But Garcetti never campaigned as a Jewish politician, prompting one writer to snark, “The day after Los Angeles voters elected Eric Garcetti mayor of Los Angeles, something astonishing happened: He became Jewish.” Yet those who know him say that’s not entirely fair. “Eric has been engaged and involved for a long time,” said Jay Sanderson, CEO of the Jewish Federation of Greater Los Angeles.
Of course, he’s now in charge of the second-largest concentration of Jews in the country, after New York—a population larger than Jerusalem’s. In his first few months, he’s been feted by the federation and also met with Israel’s Consul General David Siegel, who wanted to offer technological assistance for addressing Southern California’s water shortages. “Eric is more open about his Jewish roots in public,” said Zev Yaroslavsky, a county supervisor who officiated at Garcetti’s wedding. “He’s more in touch now than ever before.”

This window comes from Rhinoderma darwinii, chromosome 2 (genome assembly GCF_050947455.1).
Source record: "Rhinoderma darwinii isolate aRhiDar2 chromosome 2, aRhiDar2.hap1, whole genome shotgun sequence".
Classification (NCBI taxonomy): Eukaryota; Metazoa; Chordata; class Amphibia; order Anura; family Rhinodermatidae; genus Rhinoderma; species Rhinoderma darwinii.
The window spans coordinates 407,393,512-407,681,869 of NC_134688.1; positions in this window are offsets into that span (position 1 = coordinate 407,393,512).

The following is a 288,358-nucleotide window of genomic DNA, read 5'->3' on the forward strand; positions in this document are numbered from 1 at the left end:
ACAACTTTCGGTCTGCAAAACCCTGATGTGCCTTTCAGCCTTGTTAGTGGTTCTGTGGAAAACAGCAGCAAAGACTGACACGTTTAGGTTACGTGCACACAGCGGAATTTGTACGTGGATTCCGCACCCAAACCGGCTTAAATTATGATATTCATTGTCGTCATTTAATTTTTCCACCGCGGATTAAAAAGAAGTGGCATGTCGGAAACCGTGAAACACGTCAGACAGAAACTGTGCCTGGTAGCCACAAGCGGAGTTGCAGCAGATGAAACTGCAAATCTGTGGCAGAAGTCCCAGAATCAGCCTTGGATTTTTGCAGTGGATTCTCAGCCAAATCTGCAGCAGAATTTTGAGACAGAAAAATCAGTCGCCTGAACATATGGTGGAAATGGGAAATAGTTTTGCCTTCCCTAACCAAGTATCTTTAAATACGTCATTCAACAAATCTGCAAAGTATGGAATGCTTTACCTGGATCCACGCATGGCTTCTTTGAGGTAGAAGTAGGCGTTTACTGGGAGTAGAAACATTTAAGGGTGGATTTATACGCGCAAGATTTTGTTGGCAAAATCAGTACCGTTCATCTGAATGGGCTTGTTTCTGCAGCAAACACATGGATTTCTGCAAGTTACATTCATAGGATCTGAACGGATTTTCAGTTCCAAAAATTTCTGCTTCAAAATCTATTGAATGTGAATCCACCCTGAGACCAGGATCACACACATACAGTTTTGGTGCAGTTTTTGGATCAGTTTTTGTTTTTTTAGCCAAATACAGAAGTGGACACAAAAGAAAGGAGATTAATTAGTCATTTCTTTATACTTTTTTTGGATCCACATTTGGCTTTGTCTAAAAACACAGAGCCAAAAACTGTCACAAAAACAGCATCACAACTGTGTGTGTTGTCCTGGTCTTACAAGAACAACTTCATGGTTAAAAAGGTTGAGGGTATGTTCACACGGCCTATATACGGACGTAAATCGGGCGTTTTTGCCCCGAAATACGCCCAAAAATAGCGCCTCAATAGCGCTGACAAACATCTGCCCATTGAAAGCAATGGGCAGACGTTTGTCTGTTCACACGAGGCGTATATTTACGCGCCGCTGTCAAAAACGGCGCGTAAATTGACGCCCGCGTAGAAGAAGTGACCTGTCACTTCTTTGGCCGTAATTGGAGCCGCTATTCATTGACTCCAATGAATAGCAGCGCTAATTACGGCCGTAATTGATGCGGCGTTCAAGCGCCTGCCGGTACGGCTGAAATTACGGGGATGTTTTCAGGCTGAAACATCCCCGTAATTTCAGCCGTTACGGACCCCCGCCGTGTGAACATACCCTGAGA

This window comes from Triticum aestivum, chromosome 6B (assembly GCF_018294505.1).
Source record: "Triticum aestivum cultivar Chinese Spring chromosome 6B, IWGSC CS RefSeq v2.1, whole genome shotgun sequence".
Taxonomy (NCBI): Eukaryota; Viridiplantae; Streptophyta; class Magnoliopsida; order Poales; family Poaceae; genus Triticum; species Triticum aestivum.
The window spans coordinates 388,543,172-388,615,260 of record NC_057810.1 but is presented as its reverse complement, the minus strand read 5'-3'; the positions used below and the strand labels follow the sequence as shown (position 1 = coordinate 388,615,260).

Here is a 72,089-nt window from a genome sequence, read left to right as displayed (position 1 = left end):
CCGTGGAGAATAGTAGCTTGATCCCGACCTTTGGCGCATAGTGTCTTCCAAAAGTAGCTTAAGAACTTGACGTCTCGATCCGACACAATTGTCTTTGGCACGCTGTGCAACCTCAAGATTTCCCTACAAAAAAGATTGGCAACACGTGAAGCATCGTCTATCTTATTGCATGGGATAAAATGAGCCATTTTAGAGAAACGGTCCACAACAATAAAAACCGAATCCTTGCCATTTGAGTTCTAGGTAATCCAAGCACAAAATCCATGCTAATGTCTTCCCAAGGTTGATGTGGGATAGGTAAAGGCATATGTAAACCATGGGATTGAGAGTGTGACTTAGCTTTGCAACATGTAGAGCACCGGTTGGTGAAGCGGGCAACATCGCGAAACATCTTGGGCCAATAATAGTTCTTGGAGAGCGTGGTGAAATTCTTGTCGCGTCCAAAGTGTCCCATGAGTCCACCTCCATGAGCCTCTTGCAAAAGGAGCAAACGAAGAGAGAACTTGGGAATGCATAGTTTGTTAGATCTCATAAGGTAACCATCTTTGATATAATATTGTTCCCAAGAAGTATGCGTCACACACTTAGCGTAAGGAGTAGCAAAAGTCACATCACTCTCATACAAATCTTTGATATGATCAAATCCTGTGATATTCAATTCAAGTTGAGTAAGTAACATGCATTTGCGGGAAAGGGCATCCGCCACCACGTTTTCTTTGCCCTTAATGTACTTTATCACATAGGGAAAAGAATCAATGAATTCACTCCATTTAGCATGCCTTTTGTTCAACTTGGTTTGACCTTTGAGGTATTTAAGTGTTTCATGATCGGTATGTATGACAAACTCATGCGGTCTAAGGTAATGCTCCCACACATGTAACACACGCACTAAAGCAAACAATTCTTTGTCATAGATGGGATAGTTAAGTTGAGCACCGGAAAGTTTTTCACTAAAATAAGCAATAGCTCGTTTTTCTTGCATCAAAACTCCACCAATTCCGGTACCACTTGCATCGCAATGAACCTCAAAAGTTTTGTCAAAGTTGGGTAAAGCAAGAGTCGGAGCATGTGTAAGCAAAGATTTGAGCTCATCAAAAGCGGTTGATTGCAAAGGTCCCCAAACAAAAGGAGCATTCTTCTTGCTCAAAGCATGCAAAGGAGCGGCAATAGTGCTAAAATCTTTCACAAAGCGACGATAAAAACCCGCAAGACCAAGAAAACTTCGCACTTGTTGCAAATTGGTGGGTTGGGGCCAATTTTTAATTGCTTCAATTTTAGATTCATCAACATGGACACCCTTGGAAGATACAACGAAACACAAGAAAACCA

Many expected Yaroslavsky, who for 30 years has been the most prominent Jewish politician in Los Angeles, to be the first Jew elected to run the city, but instead the 64-year-old—who has announced he’s retiring next year—has become a mentor to Garcetti, advising him during the campaign and now in his first months at City Hall. And while Garcetti may have won nearly 58 percent of the city’s Jewish vote over Wendy Greuel—who was campaigning to become the city’s first female mayor—Yaroslavsky says his protégé has his work cut out for him. “Jews in this city are going to judge him not by how Jewish he is,” he said, “but by how many potholes he gets fixed.”